FHA needs money to meet reserve requirement
Sept. 30, 2013 – The Federal Housing Administration told Senate Banking Committee leaders it would draw $1.7 billion from the Treasury Department to comply with the Federal Credit Reform Act’s requirement that credit agencies have enough “reserves to cover one hundred percent of anticipated future losses.”
“This amount is higher than the estimate provided in the President’s budget because of a decline in FHA endorsement volume in the last few months of the fiscal year – consistent with the trend in the broader housing market in response to higher interest rates. It is also consistent with FHA’s goal of reducing its footprint in the market,” FHA wrote in its letter Friday to Chairman Tim Johnson, D-S.D., and Ranking Member Mike Crapo, R-Idaho.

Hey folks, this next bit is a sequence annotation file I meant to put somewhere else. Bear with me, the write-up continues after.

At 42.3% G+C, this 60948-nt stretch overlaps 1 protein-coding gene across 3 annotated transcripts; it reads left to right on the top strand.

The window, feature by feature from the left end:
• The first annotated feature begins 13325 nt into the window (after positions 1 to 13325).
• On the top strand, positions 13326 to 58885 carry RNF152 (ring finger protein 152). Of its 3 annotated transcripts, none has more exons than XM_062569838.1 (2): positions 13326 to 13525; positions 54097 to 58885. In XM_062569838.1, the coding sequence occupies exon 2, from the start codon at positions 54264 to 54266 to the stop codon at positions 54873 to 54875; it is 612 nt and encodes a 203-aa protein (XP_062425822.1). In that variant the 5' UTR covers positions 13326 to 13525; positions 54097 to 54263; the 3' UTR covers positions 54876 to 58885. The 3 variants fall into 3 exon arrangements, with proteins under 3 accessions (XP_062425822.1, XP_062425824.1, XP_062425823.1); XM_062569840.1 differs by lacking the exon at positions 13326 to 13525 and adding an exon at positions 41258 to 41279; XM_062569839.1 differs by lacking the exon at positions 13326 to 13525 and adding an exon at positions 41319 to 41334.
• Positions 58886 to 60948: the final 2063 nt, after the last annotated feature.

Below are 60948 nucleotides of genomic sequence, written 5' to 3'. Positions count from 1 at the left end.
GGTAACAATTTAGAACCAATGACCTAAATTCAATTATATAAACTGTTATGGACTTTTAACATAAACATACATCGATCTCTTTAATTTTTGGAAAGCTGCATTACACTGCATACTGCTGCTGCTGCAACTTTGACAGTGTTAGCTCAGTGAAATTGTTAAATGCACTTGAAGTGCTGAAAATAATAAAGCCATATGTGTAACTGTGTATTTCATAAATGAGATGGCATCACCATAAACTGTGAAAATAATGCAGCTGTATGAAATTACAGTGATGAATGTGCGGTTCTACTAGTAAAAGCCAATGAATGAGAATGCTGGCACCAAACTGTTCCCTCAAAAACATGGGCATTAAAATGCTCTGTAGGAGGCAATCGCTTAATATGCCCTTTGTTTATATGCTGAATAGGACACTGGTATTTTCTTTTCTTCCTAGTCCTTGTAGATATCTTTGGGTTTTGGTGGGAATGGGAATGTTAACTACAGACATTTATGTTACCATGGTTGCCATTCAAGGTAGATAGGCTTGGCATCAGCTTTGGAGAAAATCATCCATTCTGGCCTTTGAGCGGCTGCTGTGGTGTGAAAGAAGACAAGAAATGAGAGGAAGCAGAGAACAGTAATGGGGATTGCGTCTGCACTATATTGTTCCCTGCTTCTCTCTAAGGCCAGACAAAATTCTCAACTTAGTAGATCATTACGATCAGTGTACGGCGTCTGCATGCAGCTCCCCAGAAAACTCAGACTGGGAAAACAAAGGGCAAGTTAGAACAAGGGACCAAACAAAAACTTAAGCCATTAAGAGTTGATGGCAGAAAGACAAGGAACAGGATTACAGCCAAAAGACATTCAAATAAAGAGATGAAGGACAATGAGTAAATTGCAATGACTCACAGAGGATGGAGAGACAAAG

House Financial Services Chairman Jeb Hensarling, R-Texas, issued a statement Thursday that the FHA's situation reinforces the need for H.R. 2767, the “Protecting American Taxpayers and Homeowners Act.”
The FHA is drawing from Treasury because of depleted reserves in its home equity conversion mortgages program. The agency maintains it has $30 billion in liquid assets to pay for default claims. The FHA is required to maintain a minimum of 2 percent of the total amount of mortgages ensured in order to cover projected losses over the next 30 years in its Mutual Mortgage Insurance Fund.
NAFCU has expressed its firm support for the role FHA plays in the housing market and in providing an option for people to obtain a mortgage who could not do so in the conventional mortgage market.